Brants's whistling rat photograph
A  Brants's whistling rat, a resident rodent
 in the Kgalagadi Transfrontier Park
Having passed the (famous for its big cats) 'Kij Kij' waterhole (again very quiet) we arrived at the Twee Rivieren camp by mid afternoon our stop for the night and the gateway to the Southern Kgalagadi Transfrontier Park . We checked into our chalet and unpacked the car, as the power doesn't go off in Twee Rivieren unlike the rest of the park and as it was quite chilly in our chalet it was time to bring out our little 'fan heater' we had brought all those kilometers with us from home. We decided not to go out again that day except to the shop to pick up some water (we had used all the water we had brought with us) and catch up on any emails as we now had a 'signal' after several days without contact with the outside world. We had planned to go back to the nearest waterhole at first light in the morning before leaving the park and heading home.

We rose early the following morning so we could make a dash at first light for the 'Samevloeiing' waterhole just a few kilometers inside the Kgalagadi Transfrontier Park gates after entering at Twee Rivieren. What is said about 'best laid plans' etc.... We were met with minus 3 degree temperatures and our 4x4 which had carried us over 2000 km  to date would not start. It took another hour and a half and a 'thick' set of jump leads from our neighbours to eventually get us going. What shall we do? pack and leave or head for the 'waterhole'?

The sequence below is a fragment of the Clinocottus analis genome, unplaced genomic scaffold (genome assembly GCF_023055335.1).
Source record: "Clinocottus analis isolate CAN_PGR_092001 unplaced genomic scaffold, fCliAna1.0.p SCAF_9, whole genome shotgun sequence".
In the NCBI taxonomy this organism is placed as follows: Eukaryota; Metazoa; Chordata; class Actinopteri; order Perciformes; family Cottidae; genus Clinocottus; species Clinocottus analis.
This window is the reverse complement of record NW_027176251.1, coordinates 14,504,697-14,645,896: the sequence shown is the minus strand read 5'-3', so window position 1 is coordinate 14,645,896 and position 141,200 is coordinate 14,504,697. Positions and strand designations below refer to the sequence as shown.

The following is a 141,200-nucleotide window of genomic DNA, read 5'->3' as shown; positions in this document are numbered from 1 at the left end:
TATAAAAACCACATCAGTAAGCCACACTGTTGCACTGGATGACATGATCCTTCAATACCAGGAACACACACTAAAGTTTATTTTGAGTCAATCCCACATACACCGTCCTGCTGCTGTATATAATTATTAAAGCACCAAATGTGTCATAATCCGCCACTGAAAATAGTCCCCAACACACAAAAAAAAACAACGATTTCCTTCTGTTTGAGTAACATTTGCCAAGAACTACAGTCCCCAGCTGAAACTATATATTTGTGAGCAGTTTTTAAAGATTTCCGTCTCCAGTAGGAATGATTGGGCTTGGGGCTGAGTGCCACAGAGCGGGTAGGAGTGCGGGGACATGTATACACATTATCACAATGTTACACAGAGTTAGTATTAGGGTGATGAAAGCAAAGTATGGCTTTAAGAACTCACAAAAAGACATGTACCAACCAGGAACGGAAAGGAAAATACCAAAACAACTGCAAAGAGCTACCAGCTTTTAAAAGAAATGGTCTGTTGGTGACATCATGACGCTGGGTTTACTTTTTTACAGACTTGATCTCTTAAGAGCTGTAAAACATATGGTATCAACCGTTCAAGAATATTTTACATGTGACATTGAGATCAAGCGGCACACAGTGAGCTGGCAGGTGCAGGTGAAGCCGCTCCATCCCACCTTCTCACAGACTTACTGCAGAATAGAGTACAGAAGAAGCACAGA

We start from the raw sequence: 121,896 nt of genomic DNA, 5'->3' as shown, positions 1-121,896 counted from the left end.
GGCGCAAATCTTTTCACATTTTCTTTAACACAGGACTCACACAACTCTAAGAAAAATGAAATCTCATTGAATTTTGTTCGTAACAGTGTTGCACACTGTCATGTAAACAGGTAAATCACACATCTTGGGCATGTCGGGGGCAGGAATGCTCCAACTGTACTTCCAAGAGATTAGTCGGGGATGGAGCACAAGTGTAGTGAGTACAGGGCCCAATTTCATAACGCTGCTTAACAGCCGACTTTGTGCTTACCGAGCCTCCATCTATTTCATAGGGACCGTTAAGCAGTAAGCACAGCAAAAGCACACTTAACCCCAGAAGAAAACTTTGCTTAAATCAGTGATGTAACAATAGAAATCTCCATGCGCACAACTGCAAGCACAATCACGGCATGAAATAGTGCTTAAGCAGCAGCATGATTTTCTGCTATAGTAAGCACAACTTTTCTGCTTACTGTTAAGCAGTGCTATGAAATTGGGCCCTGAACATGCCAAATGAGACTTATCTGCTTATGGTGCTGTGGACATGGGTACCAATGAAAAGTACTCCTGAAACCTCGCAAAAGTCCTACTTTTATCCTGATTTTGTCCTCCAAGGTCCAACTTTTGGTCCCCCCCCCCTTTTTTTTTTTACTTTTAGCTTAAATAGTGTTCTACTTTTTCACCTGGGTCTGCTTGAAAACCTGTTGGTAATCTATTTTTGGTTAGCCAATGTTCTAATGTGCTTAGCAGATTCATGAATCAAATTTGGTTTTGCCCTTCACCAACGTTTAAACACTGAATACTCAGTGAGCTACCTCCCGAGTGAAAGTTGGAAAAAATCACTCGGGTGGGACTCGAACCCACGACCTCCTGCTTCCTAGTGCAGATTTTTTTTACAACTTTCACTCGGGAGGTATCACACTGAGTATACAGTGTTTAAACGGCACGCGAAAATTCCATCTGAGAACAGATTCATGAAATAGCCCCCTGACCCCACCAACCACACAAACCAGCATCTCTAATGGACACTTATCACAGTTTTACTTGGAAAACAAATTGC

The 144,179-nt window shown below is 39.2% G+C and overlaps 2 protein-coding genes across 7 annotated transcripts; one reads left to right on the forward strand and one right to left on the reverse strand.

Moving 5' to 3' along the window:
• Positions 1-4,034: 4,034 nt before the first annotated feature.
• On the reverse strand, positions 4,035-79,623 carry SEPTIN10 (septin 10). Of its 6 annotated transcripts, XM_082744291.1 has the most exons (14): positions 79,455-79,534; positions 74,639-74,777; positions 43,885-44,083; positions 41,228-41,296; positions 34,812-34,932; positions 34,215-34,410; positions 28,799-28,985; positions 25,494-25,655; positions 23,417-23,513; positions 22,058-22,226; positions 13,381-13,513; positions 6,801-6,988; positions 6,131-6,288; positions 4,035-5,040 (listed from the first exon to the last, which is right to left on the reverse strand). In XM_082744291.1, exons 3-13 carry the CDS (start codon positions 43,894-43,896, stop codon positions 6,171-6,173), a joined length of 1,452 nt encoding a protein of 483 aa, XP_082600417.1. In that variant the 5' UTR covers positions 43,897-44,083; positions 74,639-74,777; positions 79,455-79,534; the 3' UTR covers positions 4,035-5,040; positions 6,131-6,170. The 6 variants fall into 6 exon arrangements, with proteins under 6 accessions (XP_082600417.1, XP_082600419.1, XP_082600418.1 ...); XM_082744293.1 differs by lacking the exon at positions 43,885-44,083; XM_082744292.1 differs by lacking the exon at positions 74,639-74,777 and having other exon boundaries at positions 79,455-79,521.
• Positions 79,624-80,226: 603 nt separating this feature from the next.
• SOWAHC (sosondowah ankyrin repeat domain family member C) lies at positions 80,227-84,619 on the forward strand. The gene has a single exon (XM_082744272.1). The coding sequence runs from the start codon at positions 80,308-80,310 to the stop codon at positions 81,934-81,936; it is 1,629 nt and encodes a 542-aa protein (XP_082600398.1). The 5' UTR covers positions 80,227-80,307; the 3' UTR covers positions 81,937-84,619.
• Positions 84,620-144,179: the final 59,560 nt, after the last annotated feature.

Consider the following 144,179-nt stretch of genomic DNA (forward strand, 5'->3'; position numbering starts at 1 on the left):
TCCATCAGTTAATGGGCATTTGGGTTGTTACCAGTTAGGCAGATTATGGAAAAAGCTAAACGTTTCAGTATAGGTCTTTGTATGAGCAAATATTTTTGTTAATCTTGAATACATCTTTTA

We pulled up at 'Samevloeiing' waterhole all was quiet, then along trotted a Black-backed Jackal for its
Photography of a Meerkat
Meerkat or Suricate
Kgalagadi Transfrontier Park
morning drink and in came the Namaqua Sandgrouse, followed by the Burchell's Sandgrouse weary as ever. The time was moving on and we had to check out at Twee Rivieren by 10am, but the Kgalagadi Transfrontier Park gave us one last surprise before we left, 2 lifer's (birds never before seen). A juvenile Black Harrier (Circus maurus) and a Red-necked Falcon (Falco chicquera) were doing aerial battle just above us, the Harrier we believed was some distance out of its range for that time of the year.

We reluctantly made our way back to our chalet in time to complete the packing and head to the garage to 'pump up' our tyre's back to normal road pressures (when you drive on soft sand tyres need to be reduced in pressure). Final check out at Twee Rivieren gate and we were on our way back home, some 1500km. Kgalagadi Transfrontier Park had given us a week of outstanding wildlife experiences and photo opportunities, with over 25 'lifers' for us, we hope you have enjoyed travelling along with us and we hope we have given you all just a little taste of what you can experience in this wildlife wilderness and area of outstanding natural beauty. One last tip, if you are wishing to go to the Kalagadi Transfrontier Park and experience it for yourselves, then BOOK EARLY, nearly 11 months in advance to ensure you are not disappointed.